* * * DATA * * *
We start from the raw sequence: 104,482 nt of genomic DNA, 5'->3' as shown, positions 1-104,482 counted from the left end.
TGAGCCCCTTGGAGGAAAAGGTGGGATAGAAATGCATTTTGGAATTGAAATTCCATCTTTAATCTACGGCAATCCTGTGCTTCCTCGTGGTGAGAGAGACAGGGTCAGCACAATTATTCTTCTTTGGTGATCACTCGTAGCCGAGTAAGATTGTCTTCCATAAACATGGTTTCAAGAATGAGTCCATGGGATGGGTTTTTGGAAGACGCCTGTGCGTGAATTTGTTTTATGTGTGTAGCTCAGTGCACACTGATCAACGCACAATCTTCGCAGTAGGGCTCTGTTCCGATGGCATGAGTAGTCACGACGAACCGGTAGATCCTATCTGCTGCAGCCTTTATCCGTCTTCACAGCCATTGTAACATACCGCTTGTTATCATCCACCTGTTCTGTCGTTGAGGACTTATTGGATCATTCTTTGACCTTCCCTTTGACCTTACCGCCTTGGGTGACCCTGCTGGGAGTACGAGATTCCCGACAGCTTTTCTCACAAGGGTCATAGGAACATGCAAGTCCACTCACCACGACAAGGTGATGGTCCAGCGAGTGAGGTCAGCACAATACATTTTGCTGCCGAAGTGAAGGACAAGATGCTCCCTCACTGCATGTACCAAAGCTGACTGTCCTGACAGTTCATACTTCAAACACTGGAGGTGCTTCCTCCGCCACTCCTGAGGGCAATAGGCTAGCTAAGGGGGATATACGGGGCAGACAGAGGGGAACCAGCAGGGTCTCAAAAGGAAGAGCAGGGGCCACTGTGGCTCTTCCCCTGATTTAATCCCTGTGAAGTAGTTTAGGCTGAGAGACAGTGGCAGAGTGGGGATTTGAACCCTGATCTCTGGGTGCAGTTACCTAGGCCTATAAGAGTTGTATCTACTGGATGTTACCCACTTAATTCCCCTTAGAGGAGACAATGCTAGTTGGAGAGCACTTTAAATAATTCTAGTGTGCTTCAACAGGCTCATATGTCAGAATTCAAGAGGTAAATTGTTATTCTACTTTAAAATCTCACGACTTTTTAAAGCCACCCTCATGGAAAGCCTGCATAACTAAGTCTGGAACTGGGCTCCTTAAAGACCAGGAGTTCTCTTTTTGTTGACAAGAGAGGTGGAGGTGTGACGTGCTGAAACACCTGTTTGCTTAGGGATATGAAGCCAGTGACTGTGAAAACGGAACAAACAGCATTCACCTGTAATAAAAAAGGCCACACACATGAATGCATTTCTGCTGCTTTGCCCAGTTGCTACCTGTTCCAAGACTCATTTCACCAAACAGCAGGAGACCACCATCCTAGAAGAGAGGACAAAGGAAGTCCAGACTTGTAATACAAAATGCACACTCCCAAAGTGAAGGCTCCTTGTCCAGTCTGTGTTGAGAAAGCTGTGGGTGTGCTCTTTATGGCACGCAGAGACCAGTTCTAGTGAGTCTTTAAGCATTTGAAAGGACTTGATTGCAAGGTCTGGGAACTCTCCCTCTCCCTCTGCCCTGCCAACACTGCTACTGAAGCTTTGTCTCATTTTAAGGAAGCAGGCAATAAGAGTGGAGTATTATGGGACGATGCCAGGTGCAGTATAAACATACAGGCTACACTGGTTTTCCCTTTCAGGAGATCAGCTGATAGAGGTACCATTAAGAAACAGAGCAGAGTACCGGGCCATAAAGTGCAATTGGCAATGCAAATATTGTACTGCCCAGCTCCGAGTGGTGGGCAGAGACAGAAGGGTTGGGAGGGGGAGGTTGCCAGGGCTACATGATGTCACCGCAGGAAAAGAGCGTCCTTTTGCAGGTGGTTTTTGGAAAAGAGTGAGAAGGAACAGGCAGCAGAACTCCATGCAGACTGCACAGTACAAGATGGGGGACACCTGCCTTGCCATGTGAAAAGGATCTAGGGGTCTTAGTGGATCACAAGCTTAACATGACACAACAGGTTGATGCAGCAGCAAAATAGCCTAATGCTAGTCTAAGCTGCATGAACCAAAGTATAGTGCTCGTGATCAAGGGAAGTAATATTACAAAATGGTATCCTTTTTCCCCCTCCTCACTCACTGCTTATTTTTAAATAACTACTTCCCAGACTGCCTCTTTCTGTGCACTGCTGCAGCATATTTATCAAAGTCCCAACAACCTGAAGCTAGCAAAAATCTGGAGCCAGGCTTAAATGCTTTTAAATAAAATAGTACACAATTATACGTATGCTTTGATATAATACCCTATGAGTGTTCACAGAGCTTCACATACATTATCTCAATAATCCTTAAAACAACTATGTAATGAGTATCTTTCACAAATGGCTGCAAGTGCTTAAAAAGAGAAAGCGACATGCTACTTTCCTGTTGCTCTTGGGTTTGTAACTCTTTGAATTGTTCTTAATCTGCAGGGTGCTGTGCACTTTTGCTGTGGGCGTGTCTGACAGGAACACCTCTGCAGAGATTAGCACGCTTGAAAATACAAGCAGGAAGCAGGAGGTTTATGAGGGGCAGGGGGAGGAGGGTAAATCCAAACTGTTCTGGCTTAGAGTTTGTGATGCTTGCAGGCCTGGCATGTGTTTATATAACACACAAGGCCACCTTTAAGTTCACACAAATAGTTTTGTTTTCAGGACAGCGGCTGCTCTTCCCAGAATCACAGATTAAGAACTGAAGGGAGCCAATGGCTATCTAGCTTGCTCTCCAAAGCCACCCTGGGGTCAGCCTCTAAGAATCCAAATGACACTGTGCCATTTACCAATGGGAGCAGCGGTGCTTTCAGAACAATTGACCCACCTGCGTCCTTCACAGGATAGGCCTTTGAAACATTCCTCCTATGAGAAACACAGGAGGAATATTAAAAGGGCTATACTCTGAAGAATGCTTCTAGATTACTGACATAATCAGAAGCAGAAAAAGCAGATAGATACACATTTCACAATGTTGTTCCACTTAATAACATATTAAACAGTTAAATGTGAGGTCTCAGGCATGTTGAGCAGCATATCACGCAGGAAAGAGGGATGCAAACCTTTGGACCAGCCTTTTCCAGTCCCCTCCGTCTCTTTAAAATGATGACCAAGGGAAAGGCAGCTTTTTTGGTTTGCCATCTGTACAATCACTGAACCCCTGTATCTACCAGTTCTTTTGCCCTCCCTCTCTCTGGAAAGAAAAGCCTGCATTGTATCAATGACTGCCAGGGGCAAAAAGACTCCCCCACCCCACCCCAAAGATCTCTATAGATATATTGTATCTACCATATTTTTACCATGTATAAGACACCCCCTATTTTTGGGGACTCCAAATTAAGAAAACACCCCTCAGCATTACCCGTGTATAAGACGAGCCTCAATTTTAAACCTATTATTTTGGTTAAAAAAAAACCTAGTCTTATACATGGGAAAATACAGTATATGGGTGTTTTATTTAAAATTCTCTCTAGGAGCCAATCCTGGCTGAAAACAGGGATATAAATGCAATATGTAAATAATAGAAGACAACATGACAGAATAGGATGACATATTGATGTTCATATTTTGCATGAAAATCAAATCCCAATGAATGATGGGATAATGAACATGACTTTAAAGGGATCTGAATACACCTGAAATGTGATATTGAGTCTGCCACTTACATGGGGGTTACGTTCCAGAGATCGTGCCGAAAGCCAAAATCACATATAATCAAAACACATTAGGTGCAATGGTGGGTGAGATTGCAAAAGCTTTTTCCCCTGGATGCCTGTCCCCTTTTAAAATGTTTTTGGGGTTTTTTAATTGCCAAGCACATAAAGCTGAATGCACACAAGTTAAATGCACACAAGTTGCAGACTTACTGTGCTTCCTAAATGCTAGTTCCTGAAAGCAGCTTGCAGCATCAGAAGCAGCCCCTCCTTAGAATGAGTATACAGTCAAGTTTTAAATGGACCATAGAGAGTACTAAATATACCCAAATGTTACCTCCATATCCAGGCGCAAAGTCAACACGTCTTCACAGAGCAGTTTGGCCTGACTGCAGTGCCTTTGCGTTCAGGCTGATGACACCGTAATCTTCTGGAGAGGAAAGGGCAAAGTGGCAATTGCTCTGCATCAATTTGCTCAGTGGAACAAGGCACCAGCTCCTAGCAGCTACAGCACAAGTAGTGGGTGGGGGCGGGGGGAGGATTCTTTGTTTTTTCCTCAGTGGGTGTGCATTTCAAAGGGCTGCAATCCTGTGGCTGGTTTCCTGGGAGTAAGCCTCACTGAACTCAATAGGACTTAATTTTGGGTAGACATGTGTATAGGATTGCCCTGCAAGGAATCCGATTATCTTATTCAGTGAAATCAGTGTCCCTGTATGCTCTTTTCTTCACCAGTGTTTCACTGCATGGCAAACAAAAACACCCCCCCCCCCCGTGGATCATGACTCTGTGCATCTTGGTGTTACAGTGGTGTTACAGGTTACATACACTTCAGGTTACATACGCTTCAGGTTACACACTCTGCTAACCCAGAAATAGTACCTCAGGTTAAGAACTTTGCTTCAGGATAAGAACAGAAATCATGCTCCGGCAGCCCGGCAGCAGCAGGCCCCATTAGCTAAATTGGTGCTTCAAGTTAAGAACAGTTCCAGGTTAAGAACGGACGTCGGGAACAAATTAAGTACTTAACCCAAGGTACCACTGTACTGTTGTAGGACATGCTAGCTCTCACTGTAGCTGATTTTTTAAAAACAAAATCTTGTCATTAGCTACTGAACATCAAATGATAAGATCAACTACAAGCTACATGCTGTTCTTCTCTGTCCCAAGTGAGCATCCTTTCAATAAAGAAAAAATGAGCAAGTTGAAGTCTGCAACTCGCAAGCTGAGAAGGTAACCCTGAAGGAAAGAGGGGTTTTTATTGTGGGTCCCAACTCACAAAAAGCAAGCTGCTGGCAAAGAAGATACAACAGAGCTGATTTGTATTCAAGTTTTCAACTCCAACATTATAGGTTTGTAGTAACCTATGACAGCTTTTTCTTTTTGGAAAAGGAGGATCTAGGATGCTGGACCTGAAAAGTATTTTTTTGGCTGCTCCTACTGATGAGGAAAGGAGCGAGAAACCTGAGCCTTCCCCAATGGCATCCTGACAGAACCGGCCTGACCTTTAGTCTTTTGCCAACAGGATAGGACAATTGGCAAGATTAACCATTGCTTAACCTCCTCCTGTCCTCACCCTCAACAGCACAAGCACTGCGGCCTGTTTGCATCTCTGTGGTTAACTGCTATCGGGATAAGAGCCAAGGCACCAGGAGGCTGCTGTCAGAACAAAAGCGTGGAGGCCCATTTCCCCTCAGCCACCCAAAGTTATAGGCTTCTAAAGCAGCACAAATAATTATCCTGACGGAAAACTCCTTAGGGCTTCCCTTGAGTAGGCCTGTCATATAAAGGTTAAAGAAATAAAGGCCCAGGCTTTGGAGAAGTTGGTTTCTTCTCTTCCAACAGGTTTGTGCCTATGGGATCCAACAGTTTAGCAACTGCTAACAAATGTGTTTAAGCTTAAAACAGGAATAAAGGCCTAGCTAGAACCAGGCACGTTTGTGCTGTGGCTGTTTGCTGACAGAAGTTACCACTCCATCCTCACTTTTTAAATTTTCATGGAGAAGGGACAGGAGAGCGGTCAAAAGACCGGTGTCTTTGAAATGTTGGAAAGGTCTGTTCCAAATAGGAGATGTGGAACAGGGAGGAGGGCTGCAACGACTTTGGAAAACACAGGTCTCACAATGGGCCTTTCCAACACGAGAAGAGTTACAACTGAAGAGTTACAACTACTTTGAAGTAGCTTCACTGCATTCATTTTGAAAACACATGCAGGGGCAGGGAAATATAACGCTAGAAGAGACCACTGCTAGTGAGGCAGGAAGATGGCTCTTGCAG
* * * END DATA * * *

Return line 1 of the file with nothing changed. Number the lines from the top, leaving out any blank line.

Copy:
We start from the raw sequence: 104,482 nt of genomic DNA, 5'->3' as shown, positions 1-104,482 counted from the left end.